The legal community and plaintiffs in the high-profile Ozempic lawsuits are grappling with the unexpected death of Judge Gene E. K. Pratter who passed away suddenly on May 17. 

“Judge Pratter was an outstanding jurist whose skills as a trial judge were universally respected,” a notice on the court’s website stated. “Judge Pratter is an important part of our Court’s history and continuing legacy, and a beloved member of our Court family who will be sorely missed.”

Pratter, a U.S. District Court Judge for the Eastern District of Pennsylvania, was overseeing the multidistrict litigation involving Ozempic when she died. She was 75.

A statement by the court addressed Pratter’s career as a lawyer and judge but did not discuss how her caseload would be handled following her death.

Impact on Ozempic Lawsuits

The death of an active judge raises questions about the immediate future of the case and how the judicial system will manage the MDL in the coming weeks.

Pratter’s passing will have procedural impacts on the Ozempic lawsuits. The cases she was overseeing will need to be reassigned to another judge, a process that will take time and could disrupt the momentum built under her supervision.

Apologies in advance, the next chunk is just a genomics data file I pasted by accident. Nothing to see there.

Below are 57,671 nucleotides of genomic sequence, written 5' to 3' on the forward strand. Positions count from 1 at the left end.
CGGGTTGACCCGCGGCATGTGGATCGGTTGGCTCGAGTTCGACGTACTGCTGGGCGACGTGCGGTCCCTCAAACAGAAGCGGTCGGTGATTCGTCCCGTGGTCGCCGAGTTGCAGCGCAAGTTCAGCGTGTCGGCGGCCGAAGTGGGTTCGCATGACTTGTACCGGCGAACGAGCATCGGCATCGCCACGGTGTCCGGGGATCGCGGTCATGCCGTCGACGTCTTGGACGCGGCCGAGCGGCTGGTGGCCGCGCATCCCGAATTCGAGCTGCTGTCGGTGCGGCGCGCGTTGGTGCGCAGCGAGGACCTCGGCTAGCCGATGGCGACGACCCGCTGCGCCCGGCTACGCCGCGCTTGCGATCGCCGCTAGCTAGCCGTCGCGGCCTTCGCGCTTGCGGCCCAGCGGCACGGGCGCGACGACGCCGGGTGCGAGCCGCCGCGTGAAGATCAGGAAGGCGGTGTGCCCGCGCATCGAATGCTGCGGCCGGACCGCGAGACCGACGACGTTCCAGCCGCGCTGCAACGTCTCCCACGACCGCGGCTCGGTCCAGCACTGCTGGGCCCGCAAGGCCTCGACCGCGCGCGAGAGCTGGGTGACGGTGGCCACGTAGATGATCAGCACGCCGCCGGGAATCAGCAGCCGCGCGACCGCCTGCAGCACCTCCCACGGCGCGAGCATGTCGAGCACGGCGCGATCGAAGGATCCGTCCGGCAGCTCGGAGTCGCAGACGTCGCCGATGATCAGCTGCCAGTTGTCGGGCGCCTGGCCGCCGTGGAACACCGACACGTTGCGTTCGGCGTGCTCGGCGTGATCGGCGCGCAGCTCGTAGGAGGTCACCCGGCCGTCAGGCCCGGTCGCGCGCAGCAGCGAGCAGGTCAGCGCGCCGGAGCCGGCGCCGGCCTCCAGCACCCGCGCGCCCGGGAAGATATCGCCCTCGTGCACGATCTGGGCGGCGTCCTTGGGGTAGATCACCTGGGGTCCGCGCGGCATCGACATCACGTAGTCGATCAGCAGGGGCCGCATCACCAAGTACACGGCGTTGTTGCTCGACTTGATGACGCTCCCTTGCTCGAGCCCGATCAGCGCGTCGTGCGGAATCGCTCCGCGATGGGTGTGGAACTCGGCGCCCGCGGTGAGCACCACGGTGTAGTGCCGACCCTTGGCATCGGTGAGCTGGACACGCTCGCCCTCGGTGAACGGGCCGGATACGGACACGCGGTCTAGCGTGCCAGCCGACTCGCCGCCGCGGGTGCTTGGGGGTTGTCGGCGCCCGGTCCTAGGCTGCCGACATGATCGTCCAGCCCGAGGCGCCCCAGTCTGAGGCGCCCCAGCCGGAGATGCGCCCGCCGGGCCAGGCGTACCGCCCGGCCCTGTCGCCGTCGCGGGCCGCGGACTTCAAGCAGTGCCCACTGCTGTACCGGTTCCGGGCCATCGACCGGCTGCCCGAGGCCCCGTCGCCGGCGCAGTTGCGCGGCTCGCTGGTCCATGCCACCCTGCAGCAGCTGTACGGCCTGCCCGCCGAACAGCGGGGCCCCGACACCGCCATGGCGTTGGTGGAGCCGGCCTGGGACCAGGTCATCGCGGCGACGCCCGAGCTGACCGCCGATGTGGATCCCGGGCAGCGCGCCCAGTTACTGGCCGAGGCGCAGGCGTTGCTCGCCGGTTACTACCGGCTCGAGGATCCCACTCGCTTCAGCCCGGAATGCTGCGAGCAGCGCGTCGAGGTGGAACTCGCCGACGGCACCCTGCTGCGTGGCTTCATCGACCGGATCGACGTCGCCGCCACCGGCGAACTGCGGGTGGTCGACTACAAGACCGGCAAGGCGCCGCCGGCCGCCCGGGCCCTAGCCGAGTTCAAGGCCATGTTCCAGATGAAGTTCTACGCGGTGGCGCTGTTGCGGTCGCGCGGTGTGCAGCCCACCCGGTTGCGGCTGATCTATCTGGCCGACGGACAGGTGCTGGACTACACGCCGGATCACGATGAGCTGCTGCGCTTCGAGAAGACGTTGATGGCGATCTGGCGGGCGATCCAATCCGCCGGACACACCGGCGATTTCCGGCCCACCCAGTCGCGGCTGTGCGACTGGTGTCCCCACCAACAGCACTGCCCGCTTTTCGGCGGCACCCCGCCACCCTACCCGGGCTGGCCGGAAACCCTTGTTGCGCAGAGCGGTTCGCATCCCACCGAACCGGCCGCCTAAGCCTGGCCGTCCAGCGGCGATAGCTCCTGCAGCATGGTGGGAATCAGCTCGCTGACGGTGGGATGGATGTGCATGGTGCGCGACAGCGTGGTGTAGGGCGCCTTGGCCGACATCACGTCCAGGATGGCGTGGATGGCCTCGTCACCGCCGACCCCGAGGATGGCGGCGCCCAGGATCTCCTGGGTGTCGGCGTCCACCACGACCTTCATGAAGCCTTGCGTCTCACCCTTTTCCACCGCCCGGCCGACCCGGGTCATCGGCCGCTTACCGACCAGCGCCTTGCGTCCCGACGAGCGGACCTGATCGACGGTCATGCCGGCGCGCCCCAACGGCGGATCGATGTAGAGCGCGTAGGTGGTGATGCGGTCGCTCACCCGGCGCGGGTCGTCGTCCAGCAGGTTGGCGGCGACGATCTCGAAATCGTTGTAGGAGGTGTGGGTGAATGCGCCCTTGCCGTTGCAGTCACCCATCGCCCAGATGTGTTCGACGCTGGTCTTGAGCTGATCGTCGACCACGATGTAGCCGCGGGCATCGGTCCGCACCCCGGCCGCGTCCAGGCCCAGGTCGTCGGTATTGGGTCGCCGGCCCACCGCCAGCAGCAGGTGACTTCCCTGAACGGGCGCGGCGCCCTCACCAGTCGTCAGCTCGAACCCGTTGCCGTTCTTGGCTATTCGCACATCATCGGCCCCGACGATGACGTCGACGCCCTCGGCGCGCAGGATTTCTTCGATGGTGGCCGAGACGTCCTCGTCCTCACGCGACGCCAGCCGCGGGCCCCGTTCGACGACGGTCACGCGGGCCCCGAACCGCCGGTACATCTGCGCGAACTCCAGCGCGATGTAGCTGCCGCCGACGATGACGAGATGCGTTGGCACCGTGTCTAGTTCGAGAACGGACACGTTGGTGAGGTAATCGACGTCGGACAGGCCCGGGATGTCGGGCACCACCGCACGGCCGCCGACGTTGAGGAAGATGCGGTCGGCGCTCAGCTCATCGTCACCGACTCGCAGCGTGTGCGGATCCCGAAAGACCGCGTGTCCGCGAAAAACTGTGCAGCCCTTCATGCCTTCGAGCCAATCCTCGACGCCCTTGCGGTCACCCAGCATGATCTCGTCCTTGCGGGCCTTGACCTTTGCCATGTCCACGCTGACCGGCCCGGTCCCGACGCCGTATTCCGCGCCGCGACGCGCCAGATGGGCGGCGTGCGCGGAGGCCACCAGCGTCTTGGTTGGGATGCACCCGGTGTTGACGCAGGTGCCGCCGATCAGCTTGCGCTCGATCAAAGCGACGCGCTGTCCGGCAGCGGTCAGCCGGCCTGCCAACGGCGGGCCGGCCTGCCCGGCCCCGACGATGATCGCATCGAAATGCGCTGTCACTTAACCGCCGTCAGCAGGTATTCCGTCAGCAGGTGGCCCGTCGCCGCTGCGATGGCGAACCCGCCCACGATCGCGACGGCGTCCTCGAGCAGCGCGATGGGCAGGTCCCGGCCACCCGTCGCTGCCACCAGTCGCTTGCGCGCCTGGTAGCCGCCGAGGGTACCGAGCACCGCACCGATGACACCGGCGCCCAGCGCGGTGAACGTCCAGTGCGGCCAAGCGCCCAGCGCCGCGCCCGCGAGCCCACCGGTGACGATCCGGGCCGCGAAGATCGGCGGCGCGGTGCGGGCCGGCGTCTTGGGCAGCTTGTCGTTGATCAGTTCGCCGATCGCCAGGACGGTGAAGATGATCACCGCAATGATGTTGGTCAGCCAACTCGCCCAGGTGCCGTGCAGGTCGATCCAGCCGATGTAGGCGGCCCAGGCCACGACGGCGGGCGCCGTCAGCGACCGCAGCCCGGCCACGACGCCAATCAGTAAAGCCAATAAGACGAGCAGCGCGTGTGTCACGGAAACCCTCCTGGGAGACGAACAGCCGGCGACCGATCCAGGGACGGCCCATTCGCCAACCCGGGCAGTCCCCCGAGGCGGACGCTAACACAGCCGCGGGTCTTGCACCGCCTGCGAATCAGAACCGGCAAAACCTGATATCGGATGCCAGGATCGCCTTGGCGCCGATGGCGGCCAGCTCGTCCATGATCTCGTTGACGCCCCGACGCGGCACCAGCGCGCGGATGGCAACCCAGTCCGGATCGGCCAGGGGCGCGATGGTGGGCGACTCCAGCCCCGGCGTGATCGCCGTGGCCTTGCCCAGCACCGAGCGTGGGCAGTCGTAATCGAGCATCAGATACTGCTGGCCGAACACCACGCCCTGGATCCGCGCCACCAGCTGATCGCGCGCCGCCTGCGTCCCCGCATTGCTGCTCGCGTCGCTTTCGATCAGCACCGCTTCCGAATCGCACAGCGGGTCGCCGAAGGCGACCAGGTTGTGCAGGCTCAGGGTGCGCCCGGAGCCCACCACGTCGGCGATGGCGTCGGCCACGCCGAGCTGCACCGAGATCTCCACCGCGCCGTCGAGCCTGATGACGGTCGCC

The reassignment process will take time as the new judge familiarizes themselves with the cases, including the scientific and medical evidence, and reviews existing records and prior rulings. The transition is likely to slow the process of the pending litigation.

The Ozempic MDL formed in February and is still in its earliest phases. As of May 1, there were 87 cases in the MDL, according to the U.S. Judicial Panel on Multidistrict Litigation. Lawyers expect the total number of cases to reach as many as 10,000. 

In April, Pratter issued a case management order announcing the court would hold an “Ozempic Science Day” on June 14, during which both parties would present and clarify scientific evidence behind Ozempic claims. 

It was not immediately clear if that court activity would continue as planned.

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MDL Names Novo Nordisk and Eli Lilly

The lawsuits in federal litigation claim that the makers of glucagon-like peptide-1 (GLP-1) receptor agonist medications, widely used to treat Type 2 diabetes and assist with weight loss, failed to adequately warn users about significant health risks. These risks include severe gastrointestinal conditions such as gastroparesis, bowel obstruction and cyclical vomiting syndrome.

The prescription drugs named in the lawsuits include Novo Nordisk’s Ozempic, Wegovy and Rybelsus, as well as Eli Lilly’s Trulicity and Mounjaro.

The Ozempic MDL was the third of Pratter’s career, according to a February profile of the judge by

“The lawyering tends to be quite good in MDL cases, and that’s one of the reasons that judges like to be involved in MDLs,” Pratter said in the interview with the publication.